Every Thursday, Tam Andersen delivers produce to some of Edmonton’s finest restaurants. At Prairie Gardens, located just outside of Bon Accord, she’s developed a real niche.
Prairie Gardens grows microgreens to gourds to edible flowers. It hosts farm-to-fork dinners and has become an agritourism hotbed, hosting visitors from throughout Europe, North America and Asia.
It wasn’t always like this. A decade ago, Prairie Gardens was more about corn mazes and strawberry U-picks. Then, NAIT instructor Blair Lebsack visited Prairie Gardens as part of a tour meant to promote community agriculture.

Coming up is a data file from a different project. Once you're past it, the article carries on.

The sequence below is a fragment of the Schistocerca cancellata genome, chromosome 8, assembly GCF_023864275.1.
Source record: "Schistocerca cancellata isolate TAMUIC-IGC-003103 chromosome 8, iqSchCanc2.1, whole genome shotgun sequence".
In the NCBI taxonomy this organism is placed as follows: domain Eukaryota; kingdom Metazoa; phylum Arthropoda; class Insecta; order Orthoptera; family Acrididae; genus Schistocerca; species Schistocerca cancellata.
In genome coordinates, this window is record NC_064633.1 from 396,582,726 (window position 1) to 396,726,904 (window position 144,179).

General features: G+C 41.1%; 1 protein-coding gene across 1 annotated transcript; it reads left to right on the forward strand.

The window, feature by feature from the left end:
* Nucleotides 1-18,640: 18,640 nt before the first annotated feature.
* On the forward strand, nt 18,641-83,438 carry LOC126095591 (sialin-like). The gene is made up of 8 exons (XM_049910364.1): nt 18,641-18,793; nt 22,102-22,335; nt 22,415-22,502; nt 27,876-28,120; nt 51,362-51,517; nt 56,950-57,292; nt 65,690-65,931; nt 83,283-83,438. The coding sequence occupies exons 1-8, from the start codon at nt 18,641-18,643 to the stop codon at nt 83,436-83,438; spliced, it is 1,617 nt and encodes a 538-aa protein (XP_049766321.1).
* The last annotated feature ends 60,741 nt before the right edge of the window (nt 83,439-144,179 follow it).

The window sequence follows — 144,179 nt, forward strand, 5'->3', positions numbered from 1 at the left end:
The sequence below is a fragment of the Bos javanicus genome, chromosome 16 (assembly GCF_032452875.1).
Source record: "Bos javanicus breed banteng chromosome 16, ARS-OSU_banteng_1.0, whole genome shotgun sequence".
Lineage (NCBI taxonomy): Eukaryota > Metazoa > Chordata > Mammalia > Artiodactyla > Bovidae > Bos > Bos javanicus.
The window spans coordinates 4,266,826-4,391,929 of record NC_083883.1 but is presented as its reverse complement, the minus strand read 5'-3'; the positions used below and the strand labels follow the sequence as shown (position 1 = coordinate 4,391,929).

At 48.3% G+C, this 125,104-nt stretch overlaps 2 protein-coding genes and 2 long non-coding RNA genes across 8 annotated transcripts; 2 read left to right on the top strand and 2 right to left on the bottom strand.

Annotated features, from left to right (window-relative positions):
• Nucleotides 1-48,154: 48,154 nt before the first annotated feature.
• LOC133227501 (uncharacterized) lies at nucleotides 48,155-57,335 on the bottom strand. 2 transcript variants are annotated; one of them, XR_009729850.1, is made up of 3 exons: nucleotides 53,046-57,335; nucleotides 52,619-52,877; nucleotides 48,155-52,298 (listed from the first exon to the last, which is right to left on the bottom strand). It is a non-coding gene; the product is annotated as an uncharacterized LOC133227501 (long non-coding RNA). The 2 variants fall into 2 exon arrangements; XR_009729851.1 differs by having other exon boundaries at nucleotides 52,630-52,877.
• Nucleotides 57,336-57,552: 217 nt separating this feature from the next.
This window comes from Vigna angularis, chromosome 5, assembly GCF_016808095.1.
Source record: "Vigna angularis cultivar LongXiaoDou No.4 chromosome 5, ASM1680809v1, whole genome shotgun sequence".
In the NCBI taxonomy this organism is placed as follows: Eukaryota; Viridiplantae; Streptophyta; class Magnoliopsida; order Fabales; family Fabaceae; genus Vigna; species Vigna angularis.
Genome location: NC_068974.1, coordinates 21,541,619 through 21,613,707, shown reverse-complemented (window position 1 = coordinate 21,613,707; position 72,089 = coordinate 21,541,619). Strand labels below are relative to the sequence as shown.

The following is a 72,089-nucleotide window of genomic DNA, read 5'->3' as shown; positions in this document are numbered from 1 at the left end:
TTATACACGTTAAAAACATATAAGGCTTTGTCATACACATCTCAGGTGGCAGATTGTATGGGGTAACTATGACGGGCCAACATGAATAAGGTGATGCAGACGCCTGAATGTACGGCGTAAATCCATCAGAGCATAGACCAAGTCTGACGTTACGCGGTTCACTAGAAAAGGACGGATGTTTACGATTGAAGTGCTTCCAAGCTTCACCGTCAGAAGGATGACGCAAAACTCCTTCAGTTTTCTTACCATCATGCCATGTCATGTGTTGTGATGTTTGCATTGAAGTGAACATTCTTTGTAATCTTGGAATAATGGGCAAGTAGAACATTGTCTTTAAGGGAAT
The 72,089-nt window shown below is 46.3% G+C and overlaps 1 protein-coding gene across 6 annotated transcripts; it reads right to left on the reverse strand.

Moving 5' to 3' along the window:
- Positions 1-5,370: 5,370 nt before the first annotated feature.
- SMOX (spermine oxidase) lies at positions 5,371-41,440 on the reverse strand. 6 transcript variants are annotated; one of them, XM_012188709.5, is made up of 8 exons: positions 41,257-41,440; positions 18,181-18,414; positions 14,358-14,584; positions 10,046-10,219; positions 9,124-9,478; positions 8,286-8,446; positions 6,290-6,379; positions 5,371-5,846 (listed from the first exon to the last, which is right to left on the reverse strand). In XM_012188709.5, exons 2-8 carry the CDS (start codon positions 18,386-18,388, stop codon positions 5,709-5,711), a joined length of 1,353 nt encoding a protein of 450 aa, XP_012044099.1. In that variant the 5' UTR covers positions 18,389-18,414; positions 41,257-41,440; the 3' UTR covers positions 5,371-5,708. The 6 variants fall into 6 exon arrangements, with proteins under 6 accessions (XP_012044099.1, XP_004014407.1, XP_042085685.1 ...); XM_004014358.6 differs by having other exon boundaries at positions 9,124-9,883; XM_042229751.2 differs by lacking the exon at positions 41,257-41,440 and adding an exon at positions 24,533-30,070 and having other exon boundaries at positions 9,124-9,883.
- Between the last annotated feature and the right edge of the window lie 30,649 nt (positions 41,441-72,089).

“He said he was amazed by our entrepreneurial spirit,” said Andersen, who has run Prairie Gardens for 25 years. “And I thought, ‘excellent, here’s a chef who works with students.’ They don’t use pumpkin or squash nearly enough in Alberta.”
So, Andersen began dropping off produce at NAIT for the students. When Lebsack launched Rge Rd, Andersen became one of his suppliers. More chefs came on board.
“We push the envelope of what you can grow in Alberta,” says Andersen. “We’ve really expanded our vegetable line of what we grow, based on working with chefs. So once your mind starts to think like a chef’s mind, and you’re a farmer, that changes everything. Now you’re looking for things with colour, things with flavour, things available in different seasons — the earlier the better and the later the better.”
Andersen’s collaboration with chefs led to the farm-to-fork dinners, which grew into a full-blown agritourism program. “If we look at our business, it’s flipped 180 degrees,” says Andersen.